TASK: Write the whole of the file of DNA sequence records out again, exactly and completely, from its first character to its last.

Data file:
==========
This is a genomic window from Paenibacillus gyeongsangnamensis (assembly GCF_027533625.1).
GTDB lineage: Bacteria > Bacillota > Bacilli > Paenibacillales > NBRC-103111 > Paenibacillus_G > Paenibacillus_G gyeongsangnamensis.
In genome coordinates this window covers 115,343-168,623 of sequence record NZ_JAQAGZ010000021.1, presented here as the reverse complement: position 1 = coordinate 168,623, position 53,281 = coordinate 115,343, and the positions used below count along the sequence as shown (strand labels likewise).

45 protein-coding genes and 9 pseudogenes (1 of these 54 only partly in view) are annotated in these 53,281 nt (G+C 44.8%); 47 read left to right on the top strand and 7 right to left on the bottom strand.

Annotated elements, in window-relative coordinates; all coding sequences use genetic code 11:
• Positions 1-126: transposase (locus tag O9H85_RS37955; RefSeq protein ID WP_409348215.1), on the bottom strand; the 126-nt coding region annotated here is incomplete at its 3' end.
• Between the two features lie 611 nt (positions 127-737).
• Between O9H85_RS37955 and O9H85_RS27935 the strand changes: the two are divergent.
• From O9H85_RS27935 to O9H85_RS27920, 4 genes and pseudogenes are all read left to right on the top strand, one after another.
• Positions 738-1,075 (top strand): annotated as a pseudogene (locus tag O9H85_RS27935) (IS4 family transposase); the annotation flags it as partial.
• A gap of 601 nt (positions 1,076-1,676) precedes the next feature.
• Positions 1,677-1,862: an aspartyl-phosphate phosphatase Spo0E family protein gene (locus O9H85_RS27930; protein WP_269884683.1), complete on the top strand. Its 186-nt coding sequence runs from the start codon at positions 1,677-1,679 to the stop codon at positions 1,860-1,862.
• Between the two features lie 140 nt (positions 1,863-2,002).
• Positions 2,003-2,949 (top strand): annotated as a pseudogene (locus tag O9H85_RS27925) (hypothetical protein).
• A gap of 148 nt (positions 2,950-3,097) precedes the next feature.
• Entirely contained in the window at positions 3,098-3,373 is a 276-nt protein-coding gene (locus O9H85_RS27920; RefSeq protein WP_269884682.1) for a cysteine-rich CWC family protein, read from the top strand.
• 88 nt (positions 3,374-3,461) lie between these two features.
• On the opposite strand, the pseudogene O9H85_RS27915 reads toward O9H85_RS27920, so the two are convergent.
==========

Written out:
This is a genomic window from Paenibacillus gyeongsangnamensis (assembly GCF_027533625.1).
GTDB lineage: Bacteria > Bacillota > Bacilli > Paenibacillales > NBRC-103111 > Paenibacillus_G > Paenibacillus_G gyeongsangnamensis.
In genome coordinates this window covers 115,343-168,623 of sequence record NZ_JAQAGZ010000021.1, presented here as the reverse complement: position 1 = coordinate 168,623, position 53,281 = coordinate 115,343, and the positions used below count along the sequence as shown (strand labels likewise).

45 protein-coding genes and 9 pseudogenes (1 of these 54 only partly in view) are annotated in these 53,281 nt (G+C 44.8%); 47 read left to right on the top strand and 7 right to left on the bottom strand.

Annotated elements, in window-relative coordinates; all coding sequences use genetic code 11:
• Positions 1-126: transposase (locus tag O9H85_RS37955; RefSeq protein ID WP_409348215.1), on the bottom strand; the 126-nt coding region annotated here is incomplete at its 3' end.
• Between the two features lie 611 nt (positions 127-737).
• Between O9H85_RS37955 and O9H85_RS27935 the strand changes: the two are divergent.
• From O9H85_RS27935 to O9H85_RS27920, 4 genes and pseudogenes are all read left to right on the top strand, one after another.
• Positions 738-1,075 (top strand): annotated as a pseudogene (locus tag O9H85_RS27935) (IS4 family transposase); the annotation flags it as partial.
• A gap of 601 nt (positions 1,076-1,676) precedes the next feature.
• Positions 1,677-1,862: an aspartyl-phosphate phosphatase Spo0E family protein gene (locus O9H85_RS27930; protein WP_269884683.1), complete on the top strand. Its 186-nt coding sequence runs from the start codon at positions 1,677-1,679 to the stop codon at positions 1,860-1,862.
• Between the two features lie 140 nt (positions 1,863-2,002).
• Positions 2,003-2,949 (top strand): annotated as a pseudogene (locus tag O9H85_RS27925) (hypothetical protein).
• A gap of 148 nt (positions 2,950-3,097) precedes the next feature.
• Entirely contained in the window at positions 3,098-3,373 is a 276-nt protein-coding gene (locus O9H85_RS27920; RefSeq protein WP_269884682.1) for a cysteine-rich CWC family protein, read from the top strand.
• 88 nt (positions 3,374-3,461) lie between these two features.
• On the opposite strand, the pseudogene O9H85_RS27915 reads toward O9H85_RS27920, so the two are convergent.